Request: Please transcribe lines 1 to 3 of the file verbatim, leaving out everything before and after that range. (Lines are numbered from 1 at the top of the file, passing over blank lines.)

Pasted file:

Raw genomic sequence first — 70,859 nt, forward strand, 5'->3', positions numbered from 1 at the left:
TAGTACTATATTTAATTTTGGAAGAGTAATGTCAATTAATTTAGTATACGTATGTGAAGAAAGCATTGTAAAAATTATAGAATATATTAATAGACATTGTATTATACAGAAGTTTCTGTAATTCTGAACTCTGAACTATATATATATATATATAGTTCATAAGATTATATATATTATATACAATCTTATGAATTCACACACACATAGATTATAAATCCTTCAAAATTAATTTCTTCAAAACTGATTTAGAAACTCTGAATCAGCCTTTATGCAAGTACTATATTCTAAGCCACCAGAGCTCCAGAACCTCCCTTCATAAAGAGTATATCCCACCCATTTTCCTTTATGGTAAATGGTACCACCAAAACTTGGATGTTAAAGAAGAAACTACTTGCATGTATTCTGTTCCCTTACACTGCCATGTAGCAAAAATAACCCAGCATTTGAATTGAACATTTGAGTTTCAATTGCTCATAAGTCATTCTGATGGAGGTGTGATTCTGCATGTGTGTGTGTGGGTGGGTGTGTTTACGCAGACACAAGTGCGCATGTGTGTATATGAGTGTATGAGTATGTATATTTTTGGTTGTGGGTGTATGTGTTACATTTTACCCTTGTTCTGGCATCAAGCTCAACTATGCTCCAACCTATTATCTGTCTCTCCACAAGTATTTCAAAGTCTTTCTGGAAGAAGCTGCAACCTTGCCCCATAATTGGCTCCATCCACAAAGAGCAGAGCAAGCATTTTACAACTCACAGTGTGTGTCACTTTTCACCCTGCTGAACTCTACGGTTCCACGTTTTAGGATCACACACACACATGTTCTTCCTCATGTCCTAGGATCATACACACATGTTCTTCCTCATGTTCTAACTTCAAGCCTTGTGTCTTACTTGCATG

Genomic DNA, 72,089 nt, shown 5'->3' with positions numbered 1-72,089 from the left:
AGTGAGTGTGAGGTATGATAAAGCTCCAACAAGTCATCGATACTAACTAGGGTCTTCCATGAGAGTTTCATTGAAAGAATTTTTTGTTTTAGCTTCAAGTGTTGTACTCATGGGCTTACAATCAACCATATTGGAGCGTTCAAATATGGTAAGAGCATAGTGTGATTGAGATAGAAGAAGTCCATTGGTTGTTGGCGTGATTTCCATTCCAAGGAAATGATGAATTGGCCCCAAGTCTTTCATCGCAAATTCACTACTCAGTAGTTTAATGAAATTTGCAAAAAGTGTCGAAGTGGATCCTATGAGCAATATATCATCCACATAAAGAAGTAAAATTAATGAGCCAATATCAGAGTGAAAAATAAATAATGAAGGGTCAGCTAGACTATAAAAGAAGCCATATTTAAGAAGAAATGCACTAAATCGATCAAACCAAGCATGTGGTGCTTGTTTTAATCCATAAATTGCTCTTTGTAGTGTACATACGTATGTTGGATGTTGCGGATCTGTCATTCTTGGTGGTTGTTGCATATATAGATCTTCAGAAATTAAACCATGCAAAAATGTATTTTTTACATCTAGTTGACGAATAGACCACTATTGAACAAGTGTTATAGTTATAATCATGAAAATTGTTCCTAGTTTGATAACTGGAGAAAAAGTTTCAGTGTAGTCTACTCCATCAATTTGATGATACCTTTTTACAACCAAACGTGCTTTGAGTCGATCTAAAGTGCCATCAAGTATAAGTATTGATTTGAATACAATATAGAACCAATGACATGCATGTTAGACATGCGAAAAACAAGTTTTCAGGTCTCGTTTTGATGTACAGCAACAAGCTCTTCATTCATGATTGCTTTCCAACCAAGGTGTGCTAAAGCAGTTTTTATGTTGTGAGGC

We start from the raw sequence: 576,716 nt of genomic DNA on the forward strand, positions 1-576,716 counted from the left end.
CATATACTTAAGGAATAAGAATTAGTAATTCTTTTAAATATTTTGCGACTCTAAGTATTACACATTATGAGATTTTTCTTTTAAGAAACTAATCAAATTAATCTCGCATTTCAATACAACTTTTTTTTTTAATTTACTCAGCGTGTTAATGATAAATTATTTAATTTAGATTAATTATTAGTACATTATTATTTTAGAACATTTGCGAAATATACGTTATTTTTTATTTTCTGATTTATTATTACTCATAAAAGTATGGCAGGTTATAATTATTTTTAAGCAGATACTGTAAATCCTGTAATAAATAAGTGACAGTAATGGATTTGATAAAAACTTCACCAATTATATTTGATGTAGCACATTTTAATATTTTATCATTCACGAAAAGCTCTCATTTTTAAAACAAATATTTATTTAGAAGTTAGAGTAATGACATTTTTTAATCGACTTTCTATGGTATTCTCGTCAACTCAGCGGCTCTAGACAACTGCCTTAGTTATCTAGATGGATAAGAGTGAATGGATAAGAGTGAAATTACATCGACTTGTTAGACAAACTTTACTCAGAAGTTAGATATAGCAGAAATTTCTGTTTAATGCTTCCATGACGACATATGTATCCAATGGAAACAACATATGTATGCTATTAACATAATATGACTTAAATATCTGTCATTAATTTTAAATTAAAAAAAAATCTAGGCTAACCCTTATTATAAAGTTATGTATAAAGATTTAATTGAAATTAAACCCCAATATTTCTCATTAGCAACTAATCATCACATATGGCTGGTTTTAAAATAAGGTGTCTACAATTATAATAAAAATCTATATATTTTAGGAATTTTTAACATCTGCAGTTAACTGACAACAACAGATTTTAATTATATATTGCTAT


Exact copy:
Raw genomic sequence first — 70,859 nt, forward strand, 5'->3', positions numbered from 1 at the left:
TAGTACTATATTTAATTTTGGAAGAGTAATGTCAATTAATTTAGTATACGTATGTGAAGAAAGCATTGTAAAAATTATAGAATATATTAATAGACATTGTATTATACAGAAGTTTCTGTAATTCTGAACTCTGAACTATATATATATATATATAGTTCATAAGATTATATATATTATATACAATCTTATGAATTCACACACACATAGATTATAAATCCTTCAAAATTAATTTCTTCAAAACTGATTTAGAAACTCTGAATCAGCCTTTATGCAAGTACTATATTCTAAGCCACCAGAGCTCCAGAACCTCCCTTCATAAAGAGTATATCCCACCCATTTTCCTTTATGGTAAATGGTACCACCAAAACTTGGATGTTAAAGAAGAAACTACTTGCATGTATTCTGTTCCCTTACACTGCCATGTAGCAAAAATAACCCAGCATTTGAATTGAACATTTGAGTTTCAATTGCTCATAAGTCATTCTGATGGAGGTGTGATTCTGCATGTGTGTGTGTGGGTGGGTGTGTTTACGCAGACACAAGTGCGCATGTGTGTATATGAGTGTATGAGTATGTATATTTTTGGTTGTGGGTGTATGTGTTACATTTTACCCTTGTTCTGGCATCAAGCTCAACTATGCTCCAACCTATTATCTGTCTCTCCACAAGTATTTCAAAGTCTTTCTGGAAGAAGCTGCAACCTTGCCCCATAATTGGCTCCATCCACAAAGAGCAGAGCAAGCATTTTACAACTCACAGTGTGTGTCACTTTTCACCCTGCTGAACTCTACGGTTCCACGTTTTAGGATCACACACACACATGTTCTTCCTCATGTCCTAGGATCATACACACATGTTCTTCCTCATGTTCTAACTTCAAGCCTTGTGTCTTACTTGCATG

Genomic DNA, 72,089 nt, shown 5'->3' with positions numbered 1-72,089 from the left: